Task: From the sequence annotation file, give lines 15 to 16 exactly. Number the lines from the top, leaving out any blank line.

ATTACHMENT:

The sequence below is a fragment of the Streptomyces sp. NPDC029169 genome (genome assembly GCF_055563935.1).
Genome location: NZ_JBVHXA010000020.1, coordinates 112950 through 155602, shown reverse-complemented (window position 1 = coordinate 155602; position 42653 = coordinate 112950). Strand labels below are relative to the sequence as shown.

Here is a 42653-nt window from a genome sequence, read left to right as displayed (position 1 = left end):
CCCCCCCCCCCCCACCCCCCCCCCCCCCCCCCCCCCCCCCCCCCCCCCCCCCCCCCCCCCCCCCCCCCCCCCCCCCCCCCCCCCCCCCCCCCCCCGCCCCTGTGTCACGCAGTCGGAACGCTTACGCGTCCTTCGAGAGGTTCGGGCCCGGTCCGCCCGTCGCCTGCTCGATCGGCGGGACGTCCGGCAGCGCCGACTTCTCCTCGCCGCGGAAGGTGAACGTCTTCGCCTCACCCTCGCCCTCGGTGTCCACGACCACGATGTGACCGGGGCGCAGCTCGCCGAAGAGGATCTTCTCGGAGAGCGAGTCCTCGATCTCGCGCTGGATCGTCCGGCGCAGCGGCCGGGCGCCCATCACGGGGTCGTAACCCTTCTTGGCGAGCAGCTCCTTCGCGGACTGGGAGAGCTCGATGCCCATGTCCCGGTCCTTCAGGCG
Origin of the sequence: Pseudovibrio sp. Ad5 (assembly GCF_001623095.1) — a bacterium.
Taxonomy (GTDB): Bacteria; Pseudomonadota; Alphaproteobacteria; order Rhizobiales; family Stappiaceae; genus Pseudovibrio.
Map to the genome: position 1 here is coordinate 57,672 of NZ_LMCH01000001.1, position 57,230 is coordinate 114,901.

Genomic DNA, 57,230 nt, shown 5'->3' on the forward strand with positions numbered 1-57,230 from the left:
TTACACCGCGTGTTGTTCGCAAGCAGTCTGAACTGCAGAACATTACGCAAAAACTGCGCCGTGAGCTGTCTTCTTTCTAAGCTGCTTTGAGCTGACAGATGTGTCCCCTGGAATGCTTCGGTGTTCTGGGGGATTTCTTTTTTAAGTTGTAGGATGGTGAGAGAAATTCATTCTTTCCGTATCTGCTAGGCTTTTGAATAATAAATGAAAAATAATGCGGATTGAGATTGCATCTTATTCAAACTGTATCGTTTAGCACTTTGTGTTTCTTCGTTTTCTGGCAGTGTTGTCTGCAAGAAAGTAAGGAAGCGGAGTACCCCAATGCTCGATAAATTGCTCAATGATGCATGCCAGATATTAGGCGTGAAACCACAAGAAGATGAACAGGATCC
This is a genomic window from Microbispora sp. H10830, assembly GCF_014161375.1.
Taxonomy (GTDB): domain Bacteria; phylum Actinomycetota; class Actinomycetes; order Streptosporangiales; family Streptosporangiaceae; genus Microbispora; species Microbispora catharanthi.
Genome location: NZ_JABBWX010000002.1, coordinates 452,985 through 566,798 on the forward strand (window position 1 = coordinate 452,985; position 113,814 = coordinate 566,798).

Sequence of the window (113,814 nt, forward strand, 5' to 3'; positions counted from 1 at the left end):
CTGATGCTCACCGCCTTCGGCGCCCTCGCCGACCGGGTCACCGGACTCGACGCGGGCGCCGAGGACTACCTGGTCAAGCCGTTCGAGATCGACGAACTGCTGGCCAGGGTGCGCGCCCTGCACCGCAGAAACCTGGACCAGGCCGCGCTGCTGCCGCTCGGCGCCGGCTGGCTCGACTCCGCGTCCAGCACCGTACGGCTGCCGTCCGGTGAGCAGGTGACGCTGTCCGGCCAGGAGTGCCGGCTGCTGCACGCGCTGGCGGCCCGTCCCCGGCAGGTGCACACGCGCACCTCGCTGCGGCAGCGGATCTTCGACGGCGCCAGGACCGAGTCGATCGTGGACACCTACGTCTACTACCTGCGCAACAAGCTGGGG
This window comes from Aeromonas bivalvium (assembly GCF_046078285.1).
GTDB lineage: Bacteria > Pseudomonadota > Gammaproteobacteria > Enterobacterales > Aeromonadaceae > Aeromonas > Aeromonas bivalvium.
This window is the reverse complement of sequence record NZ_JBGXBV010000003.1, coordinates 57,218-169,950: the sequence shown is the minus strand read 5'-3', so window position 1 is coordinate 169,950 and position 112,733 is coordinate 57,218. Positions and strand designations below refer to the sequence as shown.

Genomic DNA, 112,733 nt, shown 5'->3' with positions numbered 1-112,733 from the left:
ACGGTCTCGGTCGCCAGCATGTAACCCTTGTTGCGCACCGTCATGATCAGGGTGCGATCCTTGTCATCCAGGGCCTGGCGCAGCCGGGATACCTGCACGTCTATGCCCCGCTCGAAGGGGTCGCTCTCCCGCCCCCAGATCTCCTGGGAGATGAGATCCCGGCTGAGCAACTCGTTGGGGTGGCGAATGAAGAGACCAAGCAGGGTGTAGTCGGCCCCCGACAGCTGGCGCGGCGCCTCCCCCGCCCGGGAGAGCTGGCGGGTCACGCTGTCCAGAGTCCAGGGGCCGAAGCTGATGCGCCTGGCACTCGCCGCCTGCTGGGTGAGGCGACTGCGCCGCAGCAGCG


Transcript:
This window comes from Aeromonas bivalvium (assembly GCF_046078285.1).
GTDB lineage: Bacteria > Pseudomonadota > Gammaproteobacteria > Enterobacterales > Aeromonadaceae > Aeromonas > Aeromonas bivalvium.